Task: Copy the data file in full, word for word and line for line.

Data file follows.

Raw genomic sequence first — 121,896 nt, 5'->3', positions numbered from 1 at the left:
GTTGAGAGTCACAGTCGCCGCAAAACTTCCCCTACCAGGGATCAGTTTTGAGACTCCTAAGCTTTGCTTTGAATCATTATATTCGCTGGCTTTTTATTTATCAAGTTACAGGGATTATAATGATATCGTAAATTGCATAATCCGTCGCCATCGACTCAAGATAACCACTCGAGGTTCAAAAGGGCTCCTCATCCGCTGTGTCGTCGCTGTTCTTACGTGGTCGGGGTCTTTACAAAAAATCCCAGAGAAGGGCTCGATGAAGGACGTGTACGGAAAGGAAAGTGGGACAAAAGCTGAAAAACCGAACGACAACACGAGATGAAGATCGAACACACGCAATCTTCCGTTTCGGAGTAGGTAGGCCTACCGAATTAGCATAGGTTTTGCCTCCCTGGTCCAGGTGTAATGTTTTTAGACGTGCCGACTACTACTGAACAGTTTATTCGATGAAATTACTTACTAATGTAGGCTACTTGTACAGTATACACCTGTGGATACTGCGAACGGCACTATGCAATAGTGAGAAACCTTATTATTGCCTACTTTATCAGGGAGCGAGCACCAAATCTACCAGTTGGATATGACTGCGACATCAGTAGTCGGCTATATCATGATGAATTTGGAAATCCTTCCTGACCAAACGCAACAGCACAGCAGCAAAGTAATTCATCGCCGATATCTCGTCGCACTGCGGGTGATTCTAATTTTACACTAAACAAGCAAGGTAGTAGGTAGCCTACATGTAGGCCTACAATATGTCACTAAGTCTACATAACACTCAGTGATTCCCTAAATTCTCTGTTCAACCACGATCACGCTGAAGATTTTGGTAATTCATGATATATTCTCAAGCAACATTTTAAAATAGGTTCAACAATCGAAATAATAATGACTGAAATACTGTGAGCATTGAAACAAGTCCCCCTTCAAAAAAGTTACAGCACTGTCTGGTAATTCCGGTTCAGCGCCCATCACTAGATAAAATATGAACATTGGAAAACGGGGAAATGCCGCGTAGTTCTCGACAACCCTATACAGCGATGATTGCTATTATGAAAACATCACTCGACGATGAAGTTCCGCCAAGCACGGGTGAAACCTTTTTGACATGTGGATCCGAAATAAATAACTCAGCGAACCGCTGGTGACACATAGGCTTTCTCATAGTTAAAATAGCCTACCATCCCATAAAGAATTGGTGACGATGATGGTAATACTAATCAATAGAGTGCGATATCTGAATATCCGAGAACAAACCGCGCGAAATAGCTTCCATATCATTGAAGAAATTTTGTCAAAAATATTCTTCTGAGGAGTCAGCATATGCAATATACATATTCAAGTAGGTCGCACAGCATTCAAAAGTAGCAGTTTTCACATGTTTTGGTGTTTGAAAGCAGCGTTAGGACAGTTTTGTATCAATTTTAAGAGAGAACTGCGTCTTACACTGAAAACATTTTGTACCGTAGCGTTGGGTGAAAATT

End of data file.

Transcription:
Raw genomic sequence first — 121,896 nt, 5'->3', positions numbered from 1 at the left:
GTTGAGAGTCACAGTCGCCGCAAAACTTCCCCTACCAGGGATCAGTTTTGAGACTCCTAAGCTTTGCTTTGAATCATTATATTCGCTGGCTTTTTATTTATCAAGTTACAGGGATTATAATGATATCGTAAATTGCATAATCCGTCGCCATCGACTCAAGATAACCACTCGAGGTTCAAAAGGGCTCCTCATCCGCTGTGTCGTCGCTGTTCTTACGTGGTCGGGGTCTTTACAAAAAATCCCAGAGAAGGGCTCGATGAAGGACGTGTACGGAAAGGAAAGTGGGACAAAAGCTGAAAAACCGAACGACAACACGAGATGAAGATCGAACACACGCAATCTTCCGTTTCGGAGTAGGTAGGCCTACCGAATTAGCATAGGTTTTGCCTCCCTGGTCCAGGTGTAATGTTTTTAGACGTGCCGACTACTACTGAACAGTTTATTCGATGAAATTACTTACTAATGTAGGCTACTTGTACAGTATACACCTGTGGATACTGCGAACGGCACTATGCAATAGTGAGAAACCTTATTATTGCCTACTTTATCAGGGAGCGAGCACCAAATCTACCAGTTGGATATGACTGCGACATCAGTAGTCGGCTATATCATGATGAATTTGGAAATCCTTCCTGACCAAACGCAACAGCACAGCAGCAAAGTAATTCATCGCCGATATCTCGTCGCACTGCGGGTGATTCTAATTTTACACTAAACAAGCAAGGTAGTAGGTAGCCTACATGTAGGCCTACAATATGTCACTAAGTCTACATAACACTCAGTGATTCCCTAAATTCTCTGTTCAACCACGATCACGCTGAAGATTTTGGTAATTCATGATATATTCTCAAGCAACATTTTAAAATAGGTTCAACAATCGAAATAATAATGACTGAAATACTGTGAGCATTGAAACAAGTCCCCCTTCAAAAAAGTTACAGCACTGTCTGGTAATTCCGGTTCAGCGCCCATCACTAGATAAAATATGAACATTGGAAAACGGGGAAATGCCGCGTAGTTCTCGACAACCCTATACAGCGATGATTGCTATTATGAAAACATCACTCGACGATGAAGTTCCGCCAAGCACGGGTGAAACCTTTTTGACATGTGGATCCGAAATAAATAACTCAGCGAACCGCTGGTGACACATAGGCTTTCTCATAGTTAAAATAGCCTACCATCCCATAAAGAATTGGTGACGATGATGGTAATACTAATCAATAGAGTGCGATATCTGAATATCCGAGAACAAACCGCGCGAAATAGCTTCCATATCATTGAAGAAATTTTGTCAAAAATATTCTTCTGAGGAGTCAGCATATGCAATATACATATTCAAGTAGGTCGCACAGCATTCAAAAGTAGCAGTTTTCACATGTTTTGGTGTTTGAAAGCAGCGTTAGGACAGTTTTGTATCAATTTTAAGAGAGAACTGCGTCTTACACTGAAAACATTTTGTACCGTAGCGTTGGGTGAAAATT